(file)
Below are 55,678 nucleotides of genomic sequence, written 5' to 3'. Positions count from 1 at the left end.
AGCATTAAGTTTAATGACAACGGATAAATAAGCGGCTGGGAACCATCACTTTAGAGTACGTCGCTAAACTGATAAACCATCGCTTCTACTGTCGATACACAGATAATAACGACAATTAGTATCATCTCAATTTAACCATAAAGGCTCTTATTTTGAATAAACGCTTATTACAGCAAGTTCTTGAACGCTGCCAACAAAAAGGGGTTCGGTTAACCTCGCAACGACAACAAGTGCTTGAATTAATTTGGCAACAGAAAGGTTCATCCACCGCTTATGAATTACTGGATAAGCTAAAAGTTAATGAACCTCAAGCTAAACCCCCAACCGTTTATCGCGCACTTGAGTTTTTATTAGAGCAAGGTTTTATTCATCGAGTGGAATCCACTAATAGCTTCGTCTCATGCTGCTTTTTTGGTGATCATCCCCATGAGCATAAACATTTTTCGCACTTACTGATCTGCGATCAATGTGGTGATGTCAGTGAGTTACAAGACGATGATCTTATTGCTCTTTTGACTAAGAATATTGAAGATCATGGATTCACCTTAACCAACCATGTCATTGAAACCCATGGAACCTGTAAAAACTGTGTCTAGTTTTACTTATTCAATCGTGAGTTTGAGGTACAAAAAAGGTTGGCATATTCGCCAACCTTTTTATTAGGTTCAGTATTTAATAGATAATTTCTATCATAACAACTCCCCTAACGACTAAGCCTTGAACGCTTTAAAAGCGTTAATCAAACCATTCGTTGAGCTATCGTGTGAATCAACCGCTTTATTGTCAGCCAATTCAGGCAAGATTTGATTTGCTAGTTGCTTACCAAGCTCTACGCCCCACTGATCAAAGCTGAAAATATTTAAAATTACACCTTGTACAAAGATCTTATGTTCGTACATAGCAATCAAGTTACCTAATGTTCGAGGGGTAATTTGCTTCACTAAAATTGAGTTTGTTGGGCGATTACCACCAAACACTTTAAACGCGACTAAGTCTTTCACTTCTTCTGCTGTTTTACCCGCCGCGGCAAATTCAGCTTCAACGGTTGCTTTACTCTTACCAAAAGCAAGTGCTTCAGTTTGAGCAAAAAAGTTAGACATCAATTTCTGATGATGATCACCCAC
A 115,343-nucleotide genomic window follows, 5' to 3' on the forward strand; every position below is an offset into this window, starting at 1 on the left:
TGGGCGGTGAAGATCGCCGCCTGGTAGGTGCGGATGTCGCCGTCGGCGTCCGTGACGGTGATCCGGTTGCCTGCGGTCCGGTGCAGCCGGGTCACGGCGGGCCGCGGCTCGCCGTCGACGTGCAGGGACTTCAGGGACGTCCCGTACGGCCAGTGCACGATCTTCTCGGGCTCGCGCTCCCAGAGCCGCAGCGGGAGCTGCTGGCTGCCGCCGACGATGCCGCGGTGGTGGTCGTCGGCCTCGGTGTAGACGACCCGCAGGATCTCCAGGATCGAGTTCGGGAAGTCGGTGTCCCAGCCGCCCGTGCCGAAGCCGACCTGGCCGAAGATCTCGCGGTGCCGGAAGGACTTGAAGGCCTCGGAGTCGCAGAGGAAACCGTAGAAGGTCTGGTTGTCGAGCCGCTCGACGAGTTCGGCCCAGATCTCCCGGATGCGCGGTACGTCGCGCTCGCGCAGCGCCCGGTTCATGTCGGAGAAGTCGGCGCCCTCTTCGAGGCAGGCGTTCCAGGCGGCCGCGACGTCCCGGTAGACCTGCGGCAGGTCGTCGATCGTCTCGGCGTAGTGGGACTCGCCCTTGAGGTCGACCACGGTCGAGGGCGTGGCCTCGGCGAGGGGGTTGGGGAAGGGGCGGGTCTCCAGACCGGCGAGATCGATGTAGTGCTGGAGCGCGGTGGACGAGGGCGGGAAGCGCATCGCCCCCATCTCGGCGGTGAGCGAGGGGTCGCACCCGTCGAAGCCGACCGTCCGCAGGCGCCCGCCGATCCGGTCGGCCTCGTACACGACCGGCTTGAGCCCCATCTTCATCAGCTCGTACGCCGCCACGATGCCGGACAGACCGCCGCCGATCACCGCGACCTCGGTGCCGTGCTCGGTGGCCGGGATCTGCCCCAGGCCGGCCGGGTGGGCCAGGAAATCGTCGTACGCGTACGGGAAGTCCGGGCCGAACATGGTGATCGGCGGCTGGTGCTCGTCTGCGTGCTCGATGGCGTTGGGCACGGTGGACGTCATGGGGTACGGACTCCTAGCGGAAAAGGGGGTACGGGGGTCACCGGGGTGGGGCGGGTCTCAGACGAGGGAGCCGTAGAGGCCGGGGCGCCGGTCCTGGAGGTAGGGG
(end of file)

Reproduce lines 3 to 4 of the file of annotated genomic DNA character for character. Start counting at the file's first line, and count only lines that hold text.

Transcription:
A 115,343-nucleotide genomic window follows, 5' to 3' on the forward strand; every position below is an offset into this window, starting at 1 on the left:
TGGGCGGTGAAGATCGCCGCCTGGTAGGTGCGGATGTCGCCGTCGGCGTCCGTGACGGTGATCCGGTTGCCTGCGGTCCGGTGCAGCCGGGTCACGGCGGGCCGCGGCTCGCCGTCGACGTGCAGGGACTTCAGGGACGTCCCGTACGGCCAGTGCACGATCTTCTCGGGCTCGCGCTCCCAGAGCCGCAGCGGGAGCTGCTGGCTGCCGCCGACGATGCCGCGGTGGTGGTCGTCGGCCTCGGTGTAGACGACCCGCAGGATCTCCAGGATCGAGTTCGGGAAGTCGGTGTCCCAGCCGCCCGTGCCGAAGCCGACCTGGCCGAAGATCTCGCGGTGCCGGAAGGACTTGAAGGCCTCGGAGTCGCAGAGGAAACCGTAGAAGGTCTGGTTGTCGAGCCGCTCGACGAGTTCGGCCCAGATCTCCCGGATGCGCGGTACGTCGCGCTCGCGCAGCGCCCGGTTCATGTCGGAGAAGTCGGCGCCCTCTTCGAGGCAGGCGTTCCAGGCGGCCGCGACGTCCCGGTAGACCTGCGGCAGGTCGTCGATCGTCTCGGCGTAGTGGGACTCGCCCTTGAGGTCGACCACGGTCGAGGGCGTGGCCTCGGCGAGGGGGTTGGGGAAGGGGCGGGTCTCCAGACCGGCGAGATCGATGTAGTGCTGGAGCGCGGTGGACGAGGGCGGGAAGCGCATCGCCCCCATCTCGGCGGTGAGCGAGGGGTCGCACCCGTCGAAGCCGACCGTCCGCAGGCGCCCGCCGATCCGGTCGGCCTCGTACACGACCGGCTTGAGCCCCATCTTCATCAGCTCGTACGCCGCCACGATGCCGGACAGACCGCCGCCGATCACCGCGACCTCGGTGCCGTGCTCGGTGGCCGGGATCTGCCCCAGGCCGGCCGGGTGGGCCAGGAAATCGTCGTACGCGTACGGGAAGTCCGGGCCGAACATGGTGATCGGCGGCTGGTGCTCGTCTGCGTGCTCGATGGCGTTGGGCACGGTGGACGTCATGGGGTACGGACTCCTAGCGGAAAAGGGGGTACGGGGGTCACCGGGGTGGGGCGGGTCTCAGACGAGGGAGCCGTAGAGGCCGGGGCGCCGGTCCTGGAGGTAGGGG